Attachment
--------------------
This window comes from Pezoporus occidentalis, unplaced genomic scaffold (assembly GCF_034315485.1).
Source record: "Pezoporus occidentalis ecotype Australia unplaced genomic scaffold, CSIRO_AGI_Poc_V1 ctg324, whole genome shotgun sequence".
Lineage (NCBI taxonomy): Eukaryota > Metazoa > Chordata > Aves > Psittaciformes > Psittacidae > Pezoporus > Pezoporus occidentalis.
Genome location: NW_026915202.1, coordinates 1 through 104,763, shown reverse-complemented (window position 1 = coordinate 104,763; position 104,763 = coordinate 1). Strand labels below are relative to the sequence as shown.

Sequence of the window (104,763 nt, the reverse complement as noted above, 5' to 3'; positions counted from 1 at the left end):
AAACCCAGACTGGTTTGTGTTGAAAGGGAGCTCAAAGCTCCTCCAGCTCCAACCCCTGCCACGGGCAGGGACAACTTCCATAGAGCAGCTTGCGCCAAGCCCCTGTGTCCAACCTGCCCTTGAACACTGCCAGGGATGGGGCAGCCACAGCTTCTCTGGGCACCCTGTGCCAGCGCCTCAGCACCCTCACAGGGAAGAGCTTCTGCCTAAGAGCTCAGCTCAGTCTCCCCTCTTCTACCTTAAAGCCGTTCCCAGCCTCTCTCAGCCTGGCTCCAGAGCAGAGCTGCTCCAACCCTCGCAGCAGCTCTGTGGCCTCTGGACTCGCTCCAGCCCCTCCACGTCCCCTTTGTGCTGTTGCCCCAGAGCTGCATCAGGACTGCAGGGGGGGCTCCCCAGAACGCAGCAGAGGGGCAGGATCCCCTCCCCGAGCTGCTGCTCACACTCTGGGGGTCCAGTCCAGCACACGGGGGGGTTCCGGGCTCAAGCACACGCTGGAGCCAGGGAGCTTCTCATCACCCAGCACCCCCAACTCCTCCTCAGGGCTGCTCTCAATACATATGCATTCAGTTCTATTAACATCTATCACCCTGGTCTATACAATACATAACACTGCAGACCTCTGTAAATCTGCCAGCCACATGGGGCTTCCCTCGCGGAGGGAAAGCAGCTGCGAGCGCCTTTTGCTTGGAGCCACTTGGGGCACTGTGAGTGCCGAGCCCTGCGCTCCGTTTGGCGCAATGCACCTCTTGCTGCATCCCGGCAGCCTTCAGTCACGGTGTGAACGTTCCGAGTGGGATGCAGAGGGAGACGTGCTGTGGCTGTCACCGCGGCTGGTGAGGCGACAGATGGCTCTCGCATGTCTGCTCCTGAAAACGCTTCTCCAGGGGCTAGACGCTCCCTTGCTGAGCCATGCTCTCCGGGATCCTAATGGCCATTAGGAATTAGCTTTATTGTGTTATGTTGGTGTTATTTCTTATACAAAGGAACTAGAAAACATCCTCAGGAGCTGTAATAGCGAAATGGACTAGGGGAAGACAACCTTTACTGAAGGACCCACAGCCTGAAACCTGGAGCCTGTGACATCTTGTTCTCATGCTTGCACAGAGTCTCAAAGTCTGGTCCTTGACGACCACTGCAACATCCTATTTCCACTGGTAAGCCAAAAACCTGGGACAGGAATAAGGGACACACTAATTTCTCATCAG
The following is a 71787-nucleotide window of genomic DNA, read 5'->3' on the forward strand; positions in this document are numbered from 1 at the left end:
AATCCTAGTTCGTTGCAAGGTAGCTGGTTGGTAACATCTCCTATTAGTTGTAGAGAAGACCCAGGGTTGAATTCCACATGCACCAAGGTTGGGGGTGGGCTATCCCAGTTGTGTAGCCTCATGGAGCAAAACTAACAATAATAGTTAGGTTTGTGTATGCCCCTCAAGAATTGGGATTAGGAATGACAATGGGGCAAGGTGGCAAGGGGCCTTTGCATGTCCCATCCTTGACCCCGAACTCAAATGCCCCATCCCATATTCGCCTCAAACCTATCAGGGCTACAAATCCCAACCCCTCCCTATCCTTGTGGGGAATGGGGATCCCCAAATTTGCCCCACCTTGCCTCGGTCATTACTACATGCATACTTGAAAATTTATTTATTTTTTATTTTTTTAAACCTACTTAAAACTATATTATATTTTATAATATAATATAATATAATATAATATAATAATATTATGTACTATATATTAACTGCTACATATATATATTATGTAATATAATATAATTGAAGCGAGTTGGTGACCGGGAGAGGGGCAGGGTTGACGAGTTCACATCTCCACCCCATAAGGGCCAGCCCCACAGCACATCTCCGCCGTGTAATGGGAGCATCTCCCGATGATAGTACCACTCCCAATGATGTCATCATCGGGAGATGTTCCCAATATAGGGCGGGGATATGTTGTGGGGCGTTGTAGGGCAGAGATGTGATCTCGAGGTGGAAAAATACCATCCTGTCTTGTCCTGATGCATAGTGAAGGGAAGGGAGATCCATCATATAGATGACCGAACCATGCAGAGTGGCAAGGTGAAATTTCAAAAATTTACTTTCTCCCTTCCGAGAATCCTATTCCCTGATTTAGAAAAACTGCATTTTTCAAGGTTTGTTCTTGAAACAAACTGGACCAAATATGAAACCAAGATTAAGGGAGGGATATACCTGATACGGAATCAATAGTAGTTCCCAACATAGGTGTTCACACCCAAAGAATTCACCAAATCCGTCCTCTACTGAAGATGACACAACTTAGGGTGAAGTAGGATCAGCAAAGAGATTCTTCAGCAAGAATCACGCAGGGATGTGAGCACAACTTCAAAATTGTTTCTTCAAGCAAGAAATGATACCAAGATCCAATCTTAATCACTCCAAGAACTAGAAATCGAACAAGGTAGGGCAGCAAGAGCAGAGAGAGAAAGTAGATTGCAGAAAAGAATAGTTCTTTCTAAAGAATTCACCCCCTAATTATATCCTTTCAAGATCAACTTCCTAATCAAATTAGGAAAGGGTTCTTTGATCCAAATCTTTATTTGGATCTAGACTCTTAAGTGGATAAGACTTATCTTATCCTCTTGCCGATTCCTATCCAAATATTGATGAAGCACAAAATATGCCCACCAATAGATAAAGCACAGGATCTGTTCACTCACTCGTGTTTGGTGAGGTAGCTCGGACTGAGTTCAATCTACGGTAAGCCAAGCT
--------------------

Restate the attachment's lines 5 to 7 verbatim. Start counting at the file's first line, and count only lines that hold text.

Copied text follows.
Sequence of the window (104,763 nt, the reverse complement as noted above, 5' to 3'; positions counted from 1 at the left end):
AAACCCAGACTGGTTTGTGTTGAAAGGGAGCTCAAAGCTCCTCCAGCTCCAACCCCTGCCACGGGCAGGGACAACTTCCATAGAGCAGCTTGCGCCAAGCCCCTGTGTCCAACCTGCCCTTGAACACTGCCAGGGATGGGGCAGCCACAGCTTCTCTGGGCACCCTGTGCCAGCGCCTCAGCACCCTCACAGGGAAGAGCTTCTGCCTAAGAGCTCAGCTCAGTCTCCCCTCTTCTACCTTAAAGCCGTTCCCAGCCTCTCTCAGCCTGGCTCCAGAGCAGAGCTGCTCCAACCCTCGCAGCAGCTCTGTGGCCTCTGGACTCGCTCCAGCCCCTCCACGTCCCCTTTGTGCTGTTGCCCCAGAGCTGCATCAGGACTGCAGGGGGGGCTCCCCAGAACGCAGCAGAGGGGCAGGATCCCCTCCCCGAGCTGCTGCTCACACTCTGGGGGTCCAGTCCAGCACACGGGGGGGTTCCGGGCTCAAGCACACGCTGGAGCCAGGGAGCTTCTCATCACCCAGCACCCCCAACTCCTCCTCAGGGCTGCTCTCAATACATATGCATTCAGTTCTATTAACATCTATCACCCTGGTCTATACAATACATAACACTGCAGACCTCTGTAAATCTGCCAGCCACATGGGGCTTCCCTCGCGGAGGGAAAGCAGCTGCGAGCGCCTTTTGCTTGGAGCCACTTGGGGCACTGTGAGTGCCGAGCCCTGCGCTCCGTTTGGCGCAATGCACCTCTTGCTGCATCCCGGCAGCCTTCAGTCACGGTGTGAACGTTCCGAGTGGGATGCAGAGGGAGACGTGCTGTGGCTGTCACCGCGGCTGGTGAGGCGACAGATGGCTCTCGCATGTCTGCTCCTGAAAACGCTTCTCCAGGGGCTAGACGCTCCCTTGCTGAGCCATGCTCTCCGGGATCCTAATGGCCATTAGGAATTAGCTTTATTGTGTTATGTTGGTGTTATTTCTTATACAAAGGAACTAGAAAACATCCTCAGGAGCTGTAATAGCGAAATGGACTAGGGGAAGACAACCTTTACTGAAGGACCCACAGCCTGAAACCTGGAGCCTGTGACATCTTGTTCTCATGCTTGCACAGAGTCTCAAAGTCTGGTCCTTGACGACCACTGCAACATCCTATTTCCACTGGTAAGCCAAAAACCTGGGACAGGAATAAGGGACACACTAATTTCTCATCAG
The following is a 71787-nucleotide window of genomic DNA, read 5'->3' on the forward strand; positions in this document are numbered from 1 at the left end: